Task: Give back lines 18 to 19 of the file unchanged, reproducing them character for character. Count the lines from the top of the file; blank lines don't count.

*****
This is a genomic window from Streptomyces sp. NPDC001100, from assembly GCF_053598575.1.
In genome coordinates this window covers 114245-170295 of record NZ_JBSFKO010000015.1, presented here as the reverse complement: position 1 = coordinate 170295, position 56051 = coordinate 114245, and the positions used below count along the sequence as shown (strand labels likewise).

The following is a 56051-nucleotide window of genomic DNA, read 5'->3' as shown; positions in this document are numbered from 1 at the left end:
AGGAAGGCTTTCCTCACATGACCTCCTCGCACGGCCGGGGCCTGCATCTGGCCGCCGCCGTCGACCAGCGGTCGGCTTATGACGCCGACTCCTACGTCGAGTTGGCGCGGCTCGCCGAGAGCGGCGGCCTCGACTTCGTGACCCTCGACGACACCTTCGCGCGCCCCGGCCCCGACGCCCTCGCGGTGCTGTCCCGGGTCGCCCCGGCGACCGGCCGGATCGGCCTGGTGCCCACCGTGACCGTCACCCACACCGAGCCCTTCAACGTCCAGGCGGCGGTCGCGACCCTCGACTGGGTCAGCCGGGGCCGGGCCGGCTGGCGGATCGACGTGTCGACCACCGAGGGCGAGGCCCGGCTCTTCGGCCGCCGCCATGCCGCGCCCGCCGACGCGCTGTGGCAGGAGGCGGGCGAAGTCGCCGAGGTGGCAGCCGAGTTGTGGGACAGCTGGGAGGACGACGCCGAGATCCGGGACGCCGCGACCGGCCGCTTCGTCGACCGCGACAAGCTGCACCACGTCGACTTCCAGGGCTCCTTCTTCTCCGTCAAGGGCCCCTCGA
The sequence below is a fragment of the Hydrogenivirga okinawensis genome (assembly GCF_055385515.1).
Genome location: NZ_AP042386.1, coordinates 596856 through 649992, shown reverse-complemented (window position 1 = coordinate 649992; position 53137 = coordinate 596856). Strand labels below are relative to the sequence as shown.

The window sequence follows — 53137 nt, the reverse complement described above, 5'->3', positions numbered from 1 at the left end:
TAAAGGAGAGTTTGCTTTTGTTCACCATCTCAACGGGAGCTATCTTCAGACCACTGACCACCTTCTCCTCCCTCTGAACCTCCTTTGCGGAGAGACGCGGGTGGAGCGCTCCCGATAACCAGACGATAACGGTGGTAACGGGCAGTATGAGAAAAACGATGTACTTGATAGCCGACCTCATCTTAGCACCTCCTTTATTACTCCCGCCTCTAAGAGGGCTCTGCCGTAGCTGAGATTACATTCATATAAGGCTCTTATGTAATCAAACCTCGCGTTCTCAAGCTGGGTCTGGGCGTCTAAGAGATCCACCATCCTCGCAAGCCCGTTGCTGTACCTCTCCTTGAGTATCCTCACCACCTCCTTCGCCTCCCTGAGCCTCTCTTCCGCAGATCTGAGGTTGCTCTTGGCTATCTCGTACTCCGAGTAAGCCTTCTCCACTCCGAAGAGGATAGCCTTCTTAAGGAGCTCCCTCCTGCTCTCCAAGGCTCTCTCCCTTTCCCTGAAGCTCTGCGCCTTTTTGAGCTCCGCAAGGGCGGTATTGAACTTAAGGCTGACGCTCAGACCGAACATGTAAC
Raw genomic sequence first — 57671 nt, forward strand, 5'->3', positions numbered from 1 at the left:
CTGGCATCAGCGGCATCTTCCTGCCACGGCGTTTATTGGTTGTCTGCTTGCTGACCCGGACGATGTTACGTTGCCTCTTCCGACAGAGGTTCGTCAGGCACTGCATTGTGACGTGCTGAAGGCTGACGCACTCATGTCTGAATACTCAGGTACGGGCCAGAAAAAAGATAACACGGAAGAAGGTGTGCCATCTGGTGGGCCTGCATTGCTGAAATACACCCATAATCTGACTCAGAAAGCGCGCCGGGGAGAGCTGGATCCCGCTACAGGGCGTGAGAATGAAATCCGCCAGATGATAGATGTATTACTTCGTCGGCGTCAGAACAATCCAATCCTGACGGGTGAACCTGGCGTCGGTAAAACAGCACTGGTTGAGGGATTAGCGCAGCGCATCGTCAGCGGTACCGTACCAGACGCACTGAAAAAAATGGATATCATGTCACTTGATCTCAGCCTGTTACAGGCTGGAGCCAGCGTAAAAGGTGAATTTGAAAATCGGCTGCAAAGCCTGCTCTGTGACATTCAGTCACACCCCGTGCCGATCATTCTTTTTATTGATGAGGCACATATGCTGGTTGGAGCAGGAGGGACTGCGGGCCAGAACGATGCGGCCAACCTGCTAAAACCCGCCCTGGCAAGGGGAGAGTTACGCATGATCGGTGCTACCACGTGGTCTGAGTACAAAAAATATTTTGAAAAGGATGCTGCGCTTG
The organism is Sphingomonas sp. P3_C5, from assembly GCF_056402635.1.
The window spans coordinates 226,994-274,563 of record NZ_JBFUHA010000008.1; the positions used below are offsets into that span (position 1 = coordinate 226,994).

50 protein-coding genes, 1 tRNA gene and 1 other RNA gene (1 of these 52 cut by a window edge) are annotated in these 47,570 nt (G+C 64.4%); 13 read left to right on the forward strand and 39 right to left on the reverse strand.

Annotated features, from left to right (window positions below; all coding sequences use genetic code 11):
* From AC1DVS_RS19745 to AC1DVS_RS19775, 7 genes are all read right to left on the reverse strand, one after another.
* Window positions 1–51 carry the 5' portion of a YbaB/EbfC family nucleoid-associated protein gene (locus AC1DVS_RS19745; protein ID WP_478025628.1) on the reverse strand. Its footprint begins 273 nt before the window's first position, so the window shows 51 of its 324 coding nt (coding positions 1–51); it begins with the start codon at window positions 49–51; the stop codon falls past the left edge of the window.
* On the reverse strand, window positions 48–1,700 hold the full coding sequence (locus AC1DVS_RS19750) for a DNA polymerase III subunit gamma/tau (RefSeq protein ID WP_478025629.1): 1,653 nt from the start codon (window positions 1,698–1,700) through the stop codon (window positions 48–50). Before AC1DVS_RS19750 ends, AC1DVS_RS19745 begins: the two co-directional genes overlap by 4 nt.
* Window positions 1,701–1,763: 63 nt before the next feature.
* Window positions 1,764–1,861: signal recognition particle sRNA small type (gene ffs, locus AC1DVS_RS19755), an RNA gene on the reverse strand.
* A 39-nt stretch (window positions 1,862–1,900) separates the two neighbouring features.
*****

* Window positions 1,701–1,763: 63 nt before the next feature.
* Window positions 1,764–1,861: signal recognition particle sRNA small type (gene ffs, locus AC1DVS_RS19755), an RNA gene on the reverse strand.